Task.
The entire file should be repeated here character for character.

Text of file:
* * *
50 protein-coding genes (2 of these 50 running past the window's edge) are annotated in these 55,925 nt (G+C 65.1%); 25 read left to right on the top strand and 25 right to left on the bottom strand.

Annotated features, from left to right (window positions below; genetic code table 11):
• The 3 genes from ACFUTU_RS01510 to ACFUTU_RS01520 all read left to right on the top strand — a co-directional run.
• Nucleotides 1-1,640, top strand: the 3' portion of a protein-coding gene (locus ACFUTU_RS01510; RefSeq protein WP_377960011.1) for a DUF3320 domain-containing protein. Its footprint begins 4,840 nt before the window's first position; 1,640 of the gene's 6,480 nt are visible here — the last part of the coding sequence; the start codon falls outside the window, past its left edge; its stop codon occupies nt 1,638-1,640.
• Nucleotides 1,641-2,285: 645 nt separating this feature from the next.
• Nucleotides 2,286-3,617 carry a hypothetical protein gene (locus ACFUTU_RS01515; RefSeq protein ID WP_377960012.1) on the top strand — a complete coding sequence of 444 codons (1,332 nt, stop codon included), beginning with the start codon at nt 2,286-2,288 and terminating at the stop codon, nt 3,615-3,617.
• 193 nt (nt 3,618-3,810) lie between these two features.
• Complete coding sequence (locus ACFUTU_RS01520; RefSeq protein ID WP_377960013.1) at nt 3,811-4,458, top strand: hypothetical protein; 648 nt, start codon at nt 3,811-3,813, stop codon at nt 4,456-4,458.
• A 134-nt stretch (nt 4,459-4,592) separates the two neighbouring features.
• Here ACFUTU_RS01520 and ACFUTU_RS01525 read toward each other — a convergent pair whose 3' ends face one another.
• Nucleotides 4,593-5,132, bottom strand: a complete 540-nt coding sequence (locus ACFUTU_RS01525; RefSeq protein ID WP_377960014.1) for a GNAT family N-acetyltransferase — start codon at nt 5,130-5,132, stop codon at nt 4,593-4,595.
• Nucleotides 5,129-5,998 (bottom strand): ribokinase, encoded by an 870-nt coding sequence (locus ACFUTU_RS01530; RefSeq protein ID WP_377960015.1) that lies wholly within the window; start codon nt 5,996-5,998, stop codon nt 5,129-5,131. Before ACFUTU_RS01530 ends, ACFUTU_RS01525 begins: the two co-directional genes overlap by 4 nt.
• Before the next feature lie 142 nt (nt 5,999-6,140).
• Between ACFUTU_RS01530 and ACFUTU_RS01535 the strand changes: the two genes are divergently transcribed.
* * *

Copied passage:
50 protein-coding genes (2 of these 50 running past the window's edge) are annotated in these 55,925 nt (G+C 65.1%); 25 read left to right on the top strand and 25 right to left on the bottom strand.

Annotated features, from left to right (window positions below; genetic code table 11):
• The 3 genes from ACFUTU_RS01510 to ACFUTU_RS01520 all read left to right on the top strand — a co-directional run.
• Nucleotides 1-1,640, top strand: the 3' portion of a protein-coding gene (locus ACFUTU_RS01510; RefSeq protein WP_377960011.1) for a DUF3320 domain-containing protein. Its footprint begins 4,840 nt before the window's first position; 1,640 of the gene's 6,480 nt are visible here — the last part of the coding sequence; the start codon falls outside the window, past its left edge; its stop codon occupies nt 1,638-1,640.
• Nucleotides 1,641-2,285: 645 nt separating this feature from the next.
• Nucleotides 2,286-3,617 carry a hypothetical protein gene (locus ACFUTU_RS01515; RefSeq protein ID WP_377960012.1) on the top strand — a complete coding sequence of 444 codons (1,332 nt, stop codon included), beginning with the start codon at nt 2,286-2,288 and terminating at the stop codon, nt 3,615-3,617.
• 193 nt (nt 3,618-3,810) lie between these two features.
• Complete coding sequence (locus ACFUTU_RS01520; RefSeq protein ID WP_377960013.1) at nt 3,811-4,458, top strand: hypothetical protein; 648 nt, start codon at nt 3,811-3,813, stop codon at nt 4,456-4,458.
• A 134-nt stretch (nt 4,459-4,592) separates the two neighbouring features.
• Here ACFUTU_RS01520 and ACFUTU_RS01525 read toward each other — a convergent pair whose 3' ends face one another.
• Nucleotides 4,593-5,132, bottom strand: a complete 540-nt coding sequence (locus ACFUTU_RS01525; RefSeq protein ID WP_377960014.1) for a GNAT family N-acetyltransferase — start codon at nt 5,130-5,132, stop codon at nt 4,593-4,595.
• Nucleotides 5,129-5,998 (bottom strand): ribokinase, encoded by an 870-nt coding sequence (locus ACFUTU_RS01530; RefSeq protein ID WP_377960015.1) that lies wholly within the window; start codon nt 5,996-5,998, stop codon nt 5,129-5,131. Before ACFUTU_RS01530 ends, ACFUTU_RS01525 begins: the two co-directional genes overlap by 4 nt.
• Before the next feature lie 142 nt (nt 5,999-6,140).
• Between ACFUTU_RS01530 and ACFUTU_RS01535 the strand changes: the two genes are divergently transcribed.